THE PRESIDENT: I would not put it that way because you are only stating a third of the problem—a quarter of the problem. It is far deeper than that. Technology, economics, or whatever you choose to call it—some people say it is the result of the World War, other people say it is the result of new needs of civilization, other people stress the new machinery by which you can turn out, with the same amount of labor, twice as much goods as you did eighteen or twenty years ago—they are causes, and all are contributing factors. In every civilized country there is more unemployment than ever before in history—world history.

Now, that is the simple fact, and no country has devised a permanent way, a permanent solution, of giving work to people in the depression periods as well as in the boom periods. The only method devised so far that seemed to give 100 per cent of relief, or nearly so, is the method of going in for armaments, putting the unemployed to work manufacturing goods which have no permanent capital value-goods which do not reproduce wealth. Of course, everybody knows that while that may work for a year or two years or a few years, it is by no means the permanent solution of the problem. We are all groping and trying to find a way of doing it without the use of armaments.

Q. What do you think of the recommendation made, I believe, by the National Resources Committee for a reservoir public works program, with the projects all set up and approved, which you could let out almost immediately?

THE PRESIDENT: That is one of the answers but not the only permanent answer. That particular answer has been used with very great effect in Sweden which, however, is a very small compact country.

Q. It worked to a certain extent on this program, did it not?

THE PRESIDENT: We are, to a certain extent, using it here at the present time. The difference over here has been that we did apply that method in 1933, 1934 and 1935, but in the process, when it was working in 1935, 1936 and 1937, we did not pay off the cost of it, but the Swedes did.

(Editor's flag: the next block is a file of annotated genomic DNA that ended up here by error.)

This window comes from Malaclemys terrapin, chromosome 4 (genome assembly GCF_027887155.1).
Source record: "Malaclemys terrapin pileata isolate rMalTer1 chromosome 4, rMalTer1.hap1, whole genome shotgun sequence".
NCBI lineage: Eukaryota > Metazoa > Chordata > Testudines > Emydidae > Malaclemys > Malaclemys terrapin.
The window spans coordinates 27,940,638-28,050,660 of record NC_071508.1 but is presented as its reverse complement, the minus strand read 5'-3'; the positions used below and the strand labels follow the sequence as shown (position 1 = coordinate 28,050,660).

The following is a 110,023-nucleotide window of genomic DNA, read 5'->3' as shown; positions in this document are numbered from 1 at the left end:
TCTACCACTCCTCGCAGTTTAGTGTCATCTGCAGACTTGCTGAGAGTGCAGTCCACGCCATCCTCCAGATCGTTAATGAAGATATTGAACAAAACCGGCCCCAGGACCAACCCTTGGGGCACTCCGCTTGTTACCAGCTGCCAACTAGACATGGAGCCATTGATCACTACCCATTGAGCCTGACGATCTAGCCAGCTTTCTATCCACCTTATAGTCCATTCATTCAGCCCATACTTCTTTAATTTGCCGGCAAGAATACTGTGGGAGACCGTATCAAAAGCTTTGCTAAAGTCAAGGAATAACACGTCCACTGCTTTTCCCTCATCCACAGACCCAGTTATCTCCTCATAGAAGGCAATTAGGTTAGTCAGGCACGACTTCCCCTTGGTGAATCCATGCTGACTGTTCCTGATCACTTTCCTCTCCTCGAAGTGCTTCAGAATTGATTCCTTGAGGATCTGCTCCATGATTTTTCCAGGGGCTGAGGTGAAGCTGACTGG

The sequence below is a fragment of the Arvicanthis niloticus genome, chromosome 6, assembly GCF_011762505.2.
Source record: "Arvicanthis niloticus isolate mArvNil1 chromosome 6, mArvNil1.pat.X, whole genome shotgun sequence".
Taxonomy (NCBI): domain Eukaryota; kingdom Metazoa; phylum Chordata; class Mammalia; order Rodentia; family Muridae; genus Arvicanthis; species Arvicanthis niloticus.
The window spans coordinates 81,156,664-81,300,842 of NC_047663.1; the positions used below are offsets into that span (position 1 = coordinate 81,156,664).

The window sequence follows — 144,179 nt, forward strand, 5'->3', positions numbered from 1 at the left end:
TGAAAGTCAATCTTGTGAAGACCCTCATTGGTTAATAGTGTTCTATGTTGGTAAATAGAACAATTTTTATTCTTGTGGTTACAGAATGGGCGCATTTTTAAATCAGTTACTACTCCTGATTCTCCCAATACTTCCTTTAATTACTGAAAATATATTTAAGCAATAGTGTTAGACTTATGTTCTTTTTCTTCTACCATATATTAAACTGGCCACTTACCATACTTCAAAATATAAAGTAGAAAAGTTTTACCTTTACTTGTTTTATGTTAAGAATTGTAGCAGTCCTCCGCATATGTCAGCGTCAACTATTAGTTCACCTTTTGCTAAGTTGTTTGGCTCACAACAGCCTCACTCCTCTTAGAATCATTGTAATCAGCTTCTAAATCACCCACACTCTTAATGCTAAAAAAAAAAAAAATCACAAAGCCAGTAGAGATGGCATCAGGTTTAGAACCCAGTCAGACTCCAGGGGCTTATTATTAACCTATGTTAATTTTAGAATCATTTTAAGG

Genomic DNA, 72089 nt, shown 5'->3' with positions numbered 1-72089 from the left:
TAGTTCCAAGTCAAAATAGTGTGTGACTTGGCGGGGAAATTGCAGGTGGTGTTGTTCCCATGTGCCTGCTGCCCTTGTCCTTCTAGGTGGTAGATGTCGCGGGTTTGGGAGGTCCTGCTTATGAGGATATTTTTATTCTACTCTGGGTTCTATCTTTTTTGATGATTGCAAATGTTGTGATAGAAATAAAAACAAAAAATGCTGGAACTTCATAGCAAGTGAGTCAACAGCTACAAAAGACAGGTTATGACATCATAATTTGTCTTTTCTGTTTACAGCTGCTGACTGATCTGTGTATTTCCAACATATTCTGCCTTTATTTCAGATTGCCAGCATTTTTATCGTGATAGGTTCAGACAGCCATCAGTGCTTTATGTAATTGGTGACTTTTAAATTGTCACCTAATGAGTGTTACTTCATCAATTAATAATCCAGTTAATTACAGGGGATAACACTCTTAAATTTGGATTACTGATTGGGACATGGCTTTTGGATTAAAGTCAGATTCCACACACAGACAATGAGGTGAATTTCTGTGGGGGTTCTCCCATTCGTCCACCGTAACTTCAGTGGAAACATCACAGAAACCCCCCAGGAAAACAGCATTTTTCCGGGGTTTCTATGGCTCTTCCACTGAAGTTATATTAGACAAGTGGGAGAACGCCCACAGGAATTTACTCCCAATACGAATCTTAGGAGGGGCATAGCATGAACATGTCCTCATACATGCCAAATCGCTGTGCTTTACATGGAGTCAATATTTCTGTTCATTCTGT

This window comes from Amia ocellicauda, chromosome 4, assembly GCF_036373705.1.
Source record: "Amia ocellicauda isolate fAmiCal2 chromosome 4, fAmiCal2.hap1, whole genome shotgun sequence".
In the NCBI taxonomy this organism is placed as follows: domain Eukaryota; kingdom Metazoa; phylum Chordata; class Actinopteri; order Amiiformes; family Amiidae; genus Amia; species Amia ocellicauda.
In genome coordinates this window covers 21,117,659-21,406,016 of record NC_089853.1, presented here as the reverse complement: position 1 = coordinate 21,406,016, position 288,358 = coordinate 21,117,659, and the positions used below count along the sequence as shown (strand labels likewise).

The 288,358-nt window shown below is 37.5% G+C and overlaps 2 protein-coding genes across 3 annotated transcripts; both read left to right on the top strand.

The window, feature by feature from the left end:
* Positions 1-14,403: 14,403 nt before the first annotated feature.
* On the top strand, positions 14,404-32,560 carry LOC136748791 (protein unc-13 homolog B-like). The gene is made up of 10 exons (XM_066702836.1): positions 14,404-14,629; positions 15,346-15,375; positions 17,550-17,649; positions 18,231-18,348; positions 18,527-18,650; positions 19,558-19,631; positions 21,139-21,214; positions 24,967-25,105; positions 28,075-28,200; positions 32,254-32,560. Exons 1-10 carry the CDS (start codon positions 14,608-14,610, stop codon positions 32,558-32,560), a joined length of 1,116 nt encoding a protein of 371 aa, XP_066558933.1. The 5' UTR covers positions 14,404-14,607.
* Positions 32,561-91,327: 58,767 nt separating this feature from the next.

Q. How did they do that?

THE PRESIDENT: In other words, in time of prosperity the Swedes laid aside enough in Government revenue to pay for the things they did in the period of depression.

Q. Do you think that experience is worth emulating in this country?

THE PRESIDENT: Well, it is being studied.

Q. To go back to the statement you made a little bit ago regarding armaments, can it be said or thought that our new armament program has something to do with rehabilitation?

THE PRESIDENT: Relatively very little, Claude [Mahoney] because, if you will remember the figures I used three or four months ago about the armament figures in some of the countries of Europe, they ran as high as 45 or 50 per cent of the national income. Well, at that time, our armament figures were about 12 per cent. With the new program I should say, as a guess—I have not checked—the armament percentage of our Government expenditures may run as high as 15 or 16 per cent. Therefore, it is not to be compared with the economic result in those countries where they are spending 45 or 50 per cent. . . .

Q. A few weeks ago fifty-five members of a college faculty sent a petition to you calling for an administrative policy with respect to Spain. Have you made any reply to them?

THE PRESIDENT: I can only tell you in the utmost secrecy, if you promise not to use it. I did not know that I got it. (Laughter)

MR. MCINTYRE: You got it.

THE PRESIDENT: What did you do with it?

MR. MCINTYRE: It was one of six hundred.

THE PRESIDENT: I think it was mislaid in the mails.

Q. [Mr. Durno] Thank you, Mr. President. I am a little late on that.

Q. Mr. President, can we look for the appointment of an Ambassador to Moscow within the next—

THE PRESIDENT: [interposing] That is one of the things I am going to talk to the Secretary of State about next Monday. I have not done a thing about it and if I get time before I leave, I will look over these [indicating]— look over the bids for this little cottage on top of the hill and maybe I can give you a story—I hope so.

And maybe on Thursday or Friday—what day is today?maybe on Thursday or Friday I can take you up to the top of the hill and show you where it is going up.

Q. Did you sketch the plans yourself?

THE PRESIDENT: Yes. What I did was to draw the plan and Henry Toombs did the real job. I have to be careful about that because I haven't the license to practice architecture in this State.

Q. There are a lot of us here who are glad to hear you ask what date it is because we are having the same trouble. (Laughter)

Q. [Mr. Storm] We assume, Claude [Mr. Mahoney], you were speaking for yourself. (Laughter)



Citation: Franklin D. Roosevelt: "Excerpts from the Press Conference in Hyde Park, New York," June 28, 1938. Online by Gerhard Peters and John T. Woolley, The American Presidency Project. http://www.presidency.ucsb.edu/ws/?pid=15665.